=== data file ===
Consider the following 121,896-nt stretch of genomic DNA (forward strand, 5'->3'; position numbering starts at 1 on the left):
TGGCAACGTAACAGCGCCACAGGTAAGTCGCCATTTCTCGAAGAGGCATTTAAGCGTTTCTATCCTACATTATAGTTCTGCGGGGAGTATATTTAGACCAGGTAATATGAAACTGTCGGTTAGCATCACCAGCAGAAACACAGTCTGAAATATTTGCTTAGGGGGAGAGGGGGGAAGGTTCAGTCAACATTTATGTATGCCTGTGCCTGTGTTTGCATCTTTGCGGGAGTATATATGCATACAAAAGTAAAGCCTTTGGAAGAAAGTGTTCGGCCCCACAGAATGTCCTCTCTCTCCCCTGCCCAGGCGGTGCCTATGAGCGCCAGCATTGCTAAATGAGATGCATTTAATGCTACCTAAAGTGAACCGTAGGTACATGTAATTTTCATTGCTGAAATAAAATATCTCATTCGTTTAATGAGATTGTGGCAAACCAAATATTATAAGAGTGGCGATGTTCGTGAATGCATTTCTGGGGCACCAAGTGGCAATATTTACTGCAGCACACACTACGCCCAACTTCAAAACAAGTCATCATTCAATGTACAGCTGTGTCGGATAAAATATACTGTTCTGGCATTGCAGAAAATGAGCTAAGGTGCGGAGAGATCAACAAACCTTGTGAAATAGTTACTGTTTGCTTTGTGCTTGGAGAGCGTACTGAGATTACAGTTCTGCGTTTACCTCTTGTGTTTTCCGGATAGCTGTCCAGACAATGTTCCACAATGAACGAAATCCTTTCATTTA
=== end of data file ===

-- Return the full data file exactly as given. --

Consider the following 121,896-nt stretch of genomic DNA (forward strand, 5'->3'; position numbering starts at 1 on the left):
TGGCAACGTAACAGCGCCACAGGTAAGTCGCCATTTCTCGAAGAGGCATTTAAGCGTTTCTATCCTACATTATAGTTCTGCGGGGAGTATATTTAGACCAGGTAATATGAAACTGTCGGTTAGCATCACCAGCAGAAACACAGTCTGAAATATTTGCTTAGGGGGAGAGGGGGGAAGGTTCAGTCAACATTTATGTATGCCTGTGCCTGTGTTTGCATCTTTGCGGGAGTATATATGCATACAAAAGTAAAGCCTTTGGAAGAAAGTGTTCGGCCCCACAGAATGTCCTCTCTCTCCCCTGCCCAGGCGGTGCCTATGAGCGCCAGCATTGCTAAATGAGATGCATTTAATGCTACCTAAAGTGAACCGTAGGTACATGTAATTTTCATTGCTGAAATAAAATATCTCATTCGTTTAATGAGATTGTGGCAAACCAAATATTATAAGAGTGGCGATGTTCGTGAATGCATTTCTGGGGCACCAAGTGGCAATATTTACTGCAGCACACACTACGCCCAACTTCAAAACAAGTCATCATTCAATGTACAGCTGTGTCGGATAAAATATACTGTTCTGGCATTGCAGAAAATGAGCTAAGGTGCGGAGAGATCAACAAACCTTGTGAAATAGTTACTGTTTGCTTTGTGCTTGGAGAGCGTACTGAGATTACAGTTCTGCGTTTACCTCTTGTGTTTTCCGGATAGCTGTCCAGACAATGTTCCACAATGAACGAAATCCTTTCATTTA